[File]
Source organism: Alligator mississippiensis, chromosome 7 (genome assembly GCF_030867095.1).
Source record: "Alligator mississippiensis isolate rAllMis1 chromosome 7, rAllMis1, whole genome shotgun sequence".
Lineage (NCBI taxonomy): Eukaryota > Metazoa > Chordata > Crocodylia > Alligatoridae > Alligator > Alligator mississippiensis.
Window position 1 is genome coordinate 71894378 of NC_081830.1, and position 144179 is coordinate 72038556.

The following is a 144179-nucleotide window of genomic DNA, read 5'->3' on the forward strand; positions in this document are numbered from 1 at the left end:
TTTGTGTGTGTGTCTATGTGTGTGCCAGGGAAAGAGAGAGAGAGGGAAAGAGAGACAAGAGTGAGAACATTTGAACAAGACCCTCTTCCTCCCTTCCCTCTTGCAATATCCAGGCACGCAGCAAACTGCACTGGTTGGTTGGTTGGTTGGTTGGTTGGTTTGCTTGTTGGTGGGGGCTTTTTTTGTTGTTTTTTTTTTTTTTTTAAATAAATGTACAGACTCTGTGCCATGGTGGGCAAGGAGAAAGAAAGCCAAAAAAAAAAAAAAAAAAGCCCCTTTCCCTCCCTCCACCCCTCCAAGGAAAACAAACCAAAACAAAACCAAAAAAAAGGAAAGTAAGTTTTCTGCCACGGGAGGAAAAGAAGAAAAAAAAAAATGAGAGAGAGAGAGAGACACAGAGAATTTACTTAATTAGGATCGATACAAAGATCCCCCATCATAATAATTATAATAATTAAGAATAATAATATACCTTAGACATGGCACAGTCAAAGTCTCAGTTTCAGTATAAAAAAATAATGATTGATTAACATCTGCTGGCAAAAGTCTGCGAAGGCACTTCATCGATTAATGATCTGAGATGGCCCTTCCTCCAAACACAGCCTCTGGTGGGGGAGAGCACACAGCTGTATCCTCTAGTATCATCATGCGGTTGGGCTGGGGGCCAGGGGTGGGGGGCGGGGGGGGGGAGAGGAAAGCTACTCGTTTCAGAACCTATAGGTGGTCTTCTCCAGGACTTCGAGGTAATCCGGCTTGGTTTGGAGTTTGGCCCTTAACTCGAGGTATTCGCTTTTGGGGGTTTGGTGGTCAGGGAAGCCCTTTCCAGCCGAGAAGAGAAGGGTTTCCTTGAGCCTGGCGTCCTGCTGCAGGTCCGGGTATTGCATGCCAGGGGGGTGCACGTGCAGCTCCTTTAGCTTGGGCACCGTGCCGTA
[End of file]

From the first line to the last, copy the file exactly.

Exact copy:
Source organism: Alligator mississippiensis, chromosome 7 (genome assembly GCF_030867095.1).
Source record: "Alligator mississippiensis isolate rAllMis1 chromosome 7, rAllMis1, whole genome shotgun sequence".
Lineage (NCBI taxonomy): Eukaryota > Metazoa > Chordata > Crocodylia > Alligatoridae > Alligator > Alligator mississippiensis.
Window position 1 is genome coordinate 71894378 of NC_081830.1, and position 144179 is coordinate 72038556.

The following is a 144179-nucleotide window of genomic DNA, read 5'->3' on the forward strand; positions in this document are numbered from 1 at the left end:
TTTGTGTGTGTGTCTATGTGTGTGCCAGGGAAAGAGAGAGAGAGGGAAAGAGAGACAAGAGTGAGAACATTTGAACAAGACCCTCTTCCTCCCTTCCCTCTTGCAATATCCAGGCACGCAGCAAACTGCACTGGTTGGTTGGTTGGTTGGTTGGTTGGTTTGCTTGTTGGTGGGGGCTTTTTTTGTTGTTTTTTTTTTTTTTTTAAATAAATGTACAGACTCTGTGCCATGGTGGGCAAGGAGAAAGAAAGCCAAAAAAAAAAAAAAAAAAGCCCCTTTCCCTCCCTCCACCCCTCCAAGGAAAACAAACCAAAACAAAACCAAAAAAAAGGAAAGTAAGTTTTCTGCCACGGGAGGAAAAGAAGAAAAAAAAAAATGAGAGAGAGAGAGAGACACAGAGAATTTACTTAATTAGGATCGATACAAAGATCCCCCATCATAATAATTATAATAATTAAGAATAATAATATACCTTAGACATGGCACAGTCAAAGTCTCAGTTTCAGTATAAAAAAATAATGATTGATTAACATCTGCTGGCAAAAGTCTGCGAAGGCACTTCATCGATTAATGATCTGAGATGGCCCTTCCTCCAAACACAGCCTCTGGTGGGGGAGAGCACACAGCTGTATCCTCTAGTATCATCATGCGGTTGGGCTGGGGGCCAGGGGTGGGGGGCGGGGGGGGGGAGAGGAAAGCTACTCGTTTCAGAACCTATAGGTGGTCTTCTCCAGGACTTCGAGGTAATCCGGCTTGGTTTGGAGTTTGGCCCTTAACTCGAGGTATTCGCTTTTGGGGGTTTGGTGGTCAGGGAAGCCCTTTCCAGCCGAGAAGAGAAGGGTTTCCTTGAGCCTGGCGTCCTGCTGCAGGTCCGGGTATTGCATGCCAGGGGGGTGCACGTGCAGCTCCTTTAGCTTGGGCACCGTGCCGTA